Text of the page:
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Wednesday, Jul 24, 2024

Hong Kong hospitals ‘should use tech to inspect facilities, increase checks’

Hong Kong hospitals ‘should use tech to inspect facilities, increase checks’

Committee reviewing repeat incidents of falling objects earlier this year set to submit recommendations to Hospital Authority on Thursday, Post learns.

Hong Kong public hospitals will be advised by a panel of experts to incorporate technology into building inspections and check facilities more frequently, following repeat incidents of falling objects earlier this year, the Post has learned.

A source familiar with the situation said on Monday the committee, which was established in March, would submit its recommendations to the Hospital Authority on Thursday.

The committee, comprising six experts in fields such as surveying, engineering and corporate communications, was previously given three months to suggest ways of improving hospital maintenance, reporting mechanisms, as well as internal and external communication.

A second source said the recommendations for public hospitals would include adopting technology as part of building inspections.

“Hospitals use rather old methods, such as visual inspection and hammering … How long does it take to complete hammering for an entire ceiling?” the insider asked.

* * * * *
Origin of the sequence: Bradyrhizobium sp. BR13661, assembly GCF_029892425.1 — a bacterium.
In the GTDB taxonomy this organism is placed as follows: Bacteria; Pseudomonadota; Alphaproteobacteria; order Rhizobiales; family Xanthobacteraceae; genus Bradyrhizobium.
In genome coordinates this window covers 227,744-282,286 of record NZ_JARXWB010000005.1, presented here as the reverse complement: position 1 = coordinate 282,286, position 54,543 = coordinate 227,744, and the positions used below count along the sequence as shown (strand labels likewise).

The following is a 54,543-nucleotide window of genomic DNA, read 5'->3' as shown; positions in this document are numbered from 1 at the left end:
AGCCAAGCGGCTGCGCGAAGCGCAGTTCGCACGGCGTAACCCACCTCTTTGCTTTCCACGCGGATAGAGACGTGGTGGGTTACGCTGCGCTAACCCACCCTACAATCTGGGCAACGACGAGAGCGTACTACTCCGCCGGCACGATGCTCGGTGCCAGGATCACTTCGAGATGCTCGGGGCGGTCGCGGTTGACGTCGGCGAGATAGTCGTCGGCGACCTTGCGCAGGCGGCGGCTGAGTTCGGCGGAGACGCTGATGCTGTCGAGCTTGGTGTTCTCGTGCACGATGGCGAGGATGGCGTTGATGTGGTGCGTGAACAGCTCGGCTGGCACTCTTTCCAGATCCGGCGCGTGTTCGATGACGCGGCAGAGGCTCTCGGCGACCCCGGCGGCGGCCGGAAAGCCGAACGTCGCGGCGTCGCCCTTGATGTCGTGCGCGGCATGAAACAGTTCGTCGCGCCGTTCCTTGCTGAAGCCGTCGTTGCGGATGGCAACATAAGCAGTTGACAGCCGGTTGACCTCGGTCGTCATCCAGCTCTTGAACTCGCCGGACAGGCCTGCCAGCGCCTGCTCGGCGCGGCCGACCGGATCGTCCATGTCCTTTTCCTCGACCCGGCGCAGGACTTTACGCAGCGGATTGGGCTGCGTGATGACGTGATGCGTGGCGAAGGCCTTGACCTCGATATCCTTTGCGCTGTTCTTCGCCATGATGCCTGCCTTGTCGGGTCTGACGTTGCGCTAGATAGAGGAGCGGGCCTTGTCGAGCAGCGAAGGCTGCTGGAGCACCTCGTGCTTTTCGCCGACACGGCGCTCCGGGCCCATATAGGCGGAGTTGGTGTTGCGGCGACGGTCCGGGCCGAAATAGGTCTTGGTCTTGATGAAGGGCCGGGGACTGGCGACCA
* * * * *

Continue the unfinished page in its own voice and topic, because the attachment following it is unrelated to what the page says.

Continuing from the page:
“New technology should be adopted … for a more thorough building safety inspection.”

Citing infrared cameras as an example, the source said the devices could detect changes in wall temperatures, a possible indicator of water leakages.

The committee had also suggested hospitals increase the number of safety inspections, with older facilities to conduct checks once a year instead of the general cycle of every three years, the source said.

Dr Tony Ko, the Hospital Authority’s chief executive.

Dr Tony Ko Pat-sing, the Hospital Authority’s chief executive, in March said hospital buildings were previously inspected once every two to three years, in line with international practices.

The second insider also said the committee was considering whether to recommend increasing the number of companies contracted to handle inspections, but the suggestion had yet to be finalised.

One contractor is currently responsible for conducting building checks at all 42 of the city’s public hospitals.

Some equipment and facilities should also be reinspected by authority staff members with backgrounds in biomedical engineering, with such procedures not part of the present maintenance checks by the contractor, the source added.

“It depends on the types and the precision requirement of the equipment,” the insider said. “For example, ventilators in intensive care units might need to be checked again.”

Incidents that could affect the safety of patients and staff should also be given priority when hospitals had decided which cases should be made public, they added.

The authority told the Post that the committee’s review was still ongoing.

“The authority will wait until the committee has completed their work and submitted a report, and then announce the summarised findings to the public,” it said.

In February and March, at least five incidents of falling items were reported at public hospitals. In one instance, a surgical light at United Christian Hospital fell and injured an anaesthetic assistant’s shoulder.


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